18 November 2008

Meltdown and cover-up

It's remarkable how the term meltdown has come to dominate all references to the current financial crisis. It's very apt, in a sense, because it's caused by an ‘overheated’ economy — the financial world having apparently forgotten that in our system, money is made of debt, and becomes ‘hot money’ (cf. ‘hot air’) when the debt which constitutes the currency grows to several times the total value of goods and services produced in the real economy. But it's equally apt to call this inflation of the money supply a ‘bubble’, since it is so insubstantial. When the bubble breaks, though, ordinary terms like ‘pop’ feel too light to suit the seriousness of the situation. ‘Correction’ would be technically correct, since the credit bubble was a kind of delusion which is now being revealed for what it is; but using it would be an admission of having been deluded, if you're a financial speculator, and the term is too bland to catch on in the popular media. ‘Crash’ on the other hand evokes vague memories of the Great Depression, which is maybe too serious for folks to contemplate — though the fallout from this crash could actually turn out to be worse than the 1930s version.

Meltdown works because it sounds both serious and substantial, and the word isn't associated with an earlier financial collapse because it only entered the lexicon with the rise of nuclear technology. (Like fallout, which i found myself using in the previous paragraph … ) I wonder how many of today's children will grow up thinking that the word refers ‘literally’ (i.e. primarily) to a financial collapse, or to this one in particular, and only by extension does it mean the kind of major nuclear accident that happened at Chernobyl. Or maybe we'll be lucky and there won't be any more meltdowns of nuclear reactors.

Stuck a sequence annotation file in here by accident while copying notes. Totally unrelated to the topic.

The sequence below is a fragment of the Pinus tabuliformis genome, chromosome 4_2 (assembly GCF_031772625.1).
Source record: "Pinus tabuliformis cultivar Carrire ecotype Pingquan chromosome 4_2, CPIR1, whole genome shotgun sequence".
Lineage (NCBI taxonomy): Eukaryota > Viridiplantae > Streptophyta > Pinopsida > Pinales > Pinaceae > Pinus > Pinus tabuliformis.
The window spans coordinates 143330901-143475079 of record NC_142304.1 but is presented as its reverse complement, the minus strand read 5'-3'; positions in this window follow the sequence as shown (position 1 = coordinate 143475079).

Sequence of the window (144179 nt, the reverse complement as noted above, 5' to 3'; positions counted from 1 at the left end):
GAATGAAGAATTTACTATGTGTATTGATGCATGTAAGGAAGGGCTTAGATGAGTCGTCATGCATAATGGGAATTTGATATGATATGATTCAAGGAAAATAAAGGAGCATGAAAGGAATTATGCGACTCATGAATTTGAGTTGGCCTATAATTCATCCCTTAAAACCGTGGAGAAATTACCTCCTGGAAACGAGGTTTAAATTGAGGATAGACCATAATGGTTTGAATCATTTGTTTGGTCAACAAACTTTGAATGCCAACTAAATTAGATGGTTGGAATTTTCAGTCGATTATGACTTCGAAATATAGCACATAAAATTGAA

But there, perhaps, is the real reason why the people most responsible for the ‘meltdown’ like the term so much: it makes the whole thing sound like an accident, something that couldn't be foreseen. Calling it a ‘meltdown’ amounts to a cover-up of the fact that it was inevitable (though the exact timetable of events was unpredictable) and could have been foreseen by anyone who understood the post-Bretton Woods financial system. It was allowed to happen because the system, while it lasted, was very profitable for those in charge of it. The bailout packages are designed mainly to squeeze the last bit of financial gain out of the situation, before handing over the insupportable debt to those already impoverished by it — the American taxpayers, and their counterparts around the world.

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